The National Cleaner Production Centre (NCPC) is assisting South African companies in instituting energy management systems to make their operations more energy efficient. This not only saves costs for companies but is also a necessity in a country where energy availability is under threat, says NCPC regional project manager Faith Mkhacwa.
Energy management systems involve the monitoring and control of energy use in a company to make its energy use as efficient as possible. The systems are holistic, relying on a combination of behavioural, operational, maintenance and infrastructural changes, and thus do not necessarily require large amounts of upfront investment. Also, the systems can be implemented by any business, regardless of its location, size and the products it manufactures.
“The most fundamental principle of energy management systems is that you can do something with what you have right now. You don’t have to have advanced technology to start making changes; it focuses on day-to-day activities,” explains Mkhacwa.
She adds that, while there have been some environmentally conscious companies that have tried to minimise their energy use for some time, even companies that have not prioritised energy saving in the past are finding that they have no choice but to do so now. “Our energy use will soon surpass our electricity infrastructure, so people want to use as little as possible without compromising their production outputs,” she says.
NCPC partners with companies to help them implement energy management systems – a process which takes a minimum of seven months to complete, depending on the size and needs of the company. The process begins with a thorough analysis of the company’s existing energy use, which typically involves studying its energy bills and ensuring that every kilowatt of electricity is accounted for.
A detailed study of the company’s equipment and machinery, operations and maintenance systems is then undertaken, taking all factors into account that affect the company’s current electricity use. The NCPC assists the company in setting an energy-saving target, which is finalised as an energy policy that top management has to approve.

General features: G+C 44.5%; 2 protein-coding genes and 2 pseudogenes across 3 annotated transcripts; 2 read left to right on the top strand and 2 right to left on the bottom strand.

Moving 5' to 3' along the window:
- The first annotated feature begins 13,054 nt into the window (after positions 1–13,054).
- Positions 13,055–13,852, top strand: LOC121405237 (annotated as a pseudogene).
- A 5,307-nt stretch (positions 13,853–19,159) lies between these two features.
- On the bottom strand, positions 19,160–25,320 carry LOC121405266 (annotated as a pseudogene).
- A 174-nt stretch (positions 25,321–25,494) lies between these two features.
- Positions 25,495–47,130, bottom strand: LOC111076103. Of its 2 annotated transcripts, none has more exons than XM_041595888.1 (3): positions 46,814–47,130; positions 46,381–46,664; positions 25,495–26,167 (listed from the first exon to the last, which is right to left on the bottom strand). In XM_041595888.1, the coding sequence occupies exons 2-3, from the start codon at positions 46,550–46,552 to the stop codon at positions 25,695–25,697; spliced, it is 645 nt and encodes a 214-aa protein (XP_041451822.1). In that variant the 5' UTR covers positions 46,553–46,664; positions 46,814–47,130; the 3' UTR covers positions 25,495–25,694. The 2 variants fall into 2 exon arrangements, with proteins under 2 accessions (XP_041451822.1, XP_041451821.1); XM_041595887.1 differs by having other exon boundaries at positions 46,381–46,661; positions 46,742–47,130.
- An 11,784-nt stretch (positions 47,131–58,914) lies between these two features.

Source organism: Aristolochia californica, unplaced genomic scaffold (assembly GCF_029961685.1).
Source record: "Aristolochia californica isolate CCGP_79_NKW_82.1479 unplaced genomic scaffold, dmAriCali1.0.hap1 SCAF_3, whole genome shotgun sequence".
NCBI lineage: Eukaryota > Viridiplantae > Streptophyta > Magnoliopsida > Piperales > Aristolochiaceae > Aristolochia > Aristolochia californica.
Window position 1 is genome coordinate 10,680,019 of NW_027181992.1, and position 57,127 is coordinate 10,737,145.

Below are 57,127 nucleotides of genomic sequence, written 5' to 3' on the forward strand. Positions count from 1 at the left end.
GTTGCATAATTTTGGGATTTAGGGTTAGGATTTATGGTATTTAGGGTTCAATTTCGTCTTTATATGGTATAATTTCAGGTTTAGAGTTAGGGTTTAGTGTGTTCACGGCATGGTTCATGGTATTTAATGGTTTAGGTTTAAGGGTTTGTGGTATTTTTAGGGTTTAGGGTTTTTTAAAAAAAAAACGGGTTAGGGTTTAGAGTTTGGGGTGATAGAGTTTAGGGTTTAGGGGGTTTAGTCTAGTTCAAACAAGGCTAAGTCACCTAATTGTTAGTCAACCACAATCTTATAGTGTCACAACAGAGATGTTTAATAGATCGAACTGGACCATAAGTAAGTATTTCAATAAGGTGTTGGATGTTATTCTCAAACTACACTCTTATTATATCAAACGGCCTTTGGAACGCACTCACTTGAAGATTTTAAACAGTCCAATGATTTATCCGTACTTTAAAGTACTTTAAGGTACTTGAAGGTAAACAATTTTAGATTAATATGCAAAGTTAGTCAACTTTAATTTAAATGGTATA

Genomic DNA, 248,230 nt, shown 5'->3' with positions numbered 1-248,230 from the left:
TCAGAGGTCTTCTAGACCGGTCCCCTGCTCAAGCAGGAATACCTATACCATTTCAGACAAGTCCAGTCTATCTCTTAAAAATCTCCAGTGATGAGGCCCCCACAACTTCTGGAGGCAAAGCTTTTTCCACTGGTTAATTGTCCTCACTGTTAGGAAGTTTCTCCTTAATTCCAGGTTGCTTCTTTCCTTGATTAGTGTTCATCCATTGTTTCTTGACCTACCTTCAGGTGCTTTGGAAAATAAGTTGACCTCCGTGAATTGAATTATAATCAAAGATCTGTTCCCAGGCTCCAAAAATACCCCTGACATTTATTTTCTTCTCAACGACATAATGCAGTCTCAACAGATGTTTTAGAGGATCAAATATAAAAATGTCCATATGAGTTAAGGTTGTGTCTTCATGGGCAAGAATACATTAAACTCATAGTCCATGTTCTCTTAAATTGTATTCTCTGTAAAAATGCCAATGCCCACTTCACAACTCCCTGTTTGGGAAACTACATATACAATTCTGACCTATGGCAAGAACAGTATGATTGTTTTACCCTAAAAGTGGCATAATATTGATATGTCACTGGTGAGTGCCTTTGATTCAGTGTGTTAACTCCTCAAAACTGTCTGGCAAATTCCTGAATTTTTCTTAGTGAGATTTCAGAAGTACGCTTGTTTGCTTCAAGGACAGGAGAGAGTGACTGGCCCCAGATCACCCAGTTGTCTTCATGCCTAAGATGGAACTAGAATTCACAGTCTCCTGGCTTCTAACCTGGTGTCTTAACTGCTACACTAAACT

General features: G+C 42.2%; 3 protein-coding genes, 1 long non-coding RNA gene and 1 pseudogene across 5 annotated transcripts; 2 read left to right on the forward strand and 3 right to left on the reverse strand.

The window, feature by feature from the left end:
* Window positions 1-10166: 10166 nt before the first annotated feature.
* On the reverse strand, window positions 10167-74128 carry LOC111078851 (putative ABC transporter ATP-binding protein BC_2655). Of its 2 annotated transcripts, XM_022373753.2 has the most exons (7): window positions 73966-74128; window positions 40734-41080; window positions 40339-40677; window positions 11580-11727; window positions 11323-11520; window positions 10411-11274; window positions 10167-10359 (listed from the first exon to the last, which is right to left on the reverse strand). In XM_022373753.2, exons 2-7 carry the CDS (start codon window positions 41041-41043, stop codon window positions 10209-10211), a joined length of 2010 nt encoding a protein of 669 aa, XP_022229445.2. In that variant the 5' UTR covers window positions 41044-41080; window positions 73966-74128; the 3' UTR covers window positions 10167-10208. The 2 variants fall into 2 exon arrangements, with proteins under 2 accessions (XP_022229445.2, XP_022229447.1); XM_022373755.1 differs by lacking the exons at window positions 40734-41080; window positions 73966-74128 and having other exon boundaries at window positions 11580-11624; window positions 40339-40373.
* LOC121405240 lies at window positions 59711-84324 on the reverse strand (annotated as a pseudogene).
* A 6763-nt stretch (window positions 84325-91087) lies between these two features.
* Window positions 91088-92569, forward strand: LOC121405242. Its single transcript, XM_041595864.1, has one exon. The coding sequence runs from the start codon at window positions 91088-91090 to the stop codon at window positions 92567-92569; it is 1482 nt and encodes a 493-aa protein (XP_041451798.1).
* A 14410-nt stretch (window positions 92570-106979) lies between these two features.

The NCPC then helps companies to develop an energy management team, comprising members from every department of the company, who are responsible for ensuring the implementation of energy-saving practices at every level and in every department. NCPC consultants help to guide these teams in devising practical plans for implementing energy-saving practices, and assist training operations and maintenance teams to make energy a key consideration in their daily decisions.
“Initially, energy management systems are foreign and must be consciously implemented, but, in time, energy management systems and the business’s operations run together so smoothly that you cannot imagine you were ever able to run a business without considering energy efficiency,” says Mkhacwa.
A system of checks is also implemented to enable the energy management team to monitor whether the company is meeting its energy targets and implement any necessary changes on a continuous basis.
Typically, engineers are tasked with improving the energy efficiency of a company; however, Mkhacwa says the NCPC’s energy management systems regard the support of company management as a vital component of the system’s success.
“Top-management commitment is key. Most companies will not succeed without it and it is just as important as the technical aspect, which is the responsibility of the engineers,” she says.
Further, behavioural changes are a key component to energy management systems, and these are embedded in company culture through the support of management, Mkhacwa explains.
“Energy is everybody’s problem,” she says, highlighting that improving a company’s energy use is not the sole responsibility of operations and maintenance teams but an initiative to which every employee can contribute through an increased awareness of energy use.The
NCPC aims to encourage the employees of a company to work together towards achieving energy goals. Part of the implementation process involves running workshops at companies to educate employees about the importance of energy efficiency and outline where they can contribute to helping the company meet its energy targets.
NCPC representatives act as facilitators in helping the company implement an energy management system, with the ultimate aim being that the company will continue to run operations in an energy efficient manner in the future.
Mkhacwa notes that, while companies have to be convinced of the importance of energy management systems when they are initially introduced, the NCPC is now being approached by a number of large and small enterprises for advice.
Energy management systems offered by the NCPC are interlinked with ISO 50001 standards, which support organisations in all sectors in the use of energy more efficiently.
Mkhacwa will present case studies that demonstrate how the implementation of energy management systems in industrial companies has impacted on industry in South Africa in the past five years at African Utility Week, which will be held in Cape Town from May 17 to 19.
“The event is a valuable opportunity to reach a wide audience . . . and enlighten companies about the significant benefits that can be achieved through the implementation of energy management systems,” she concludes.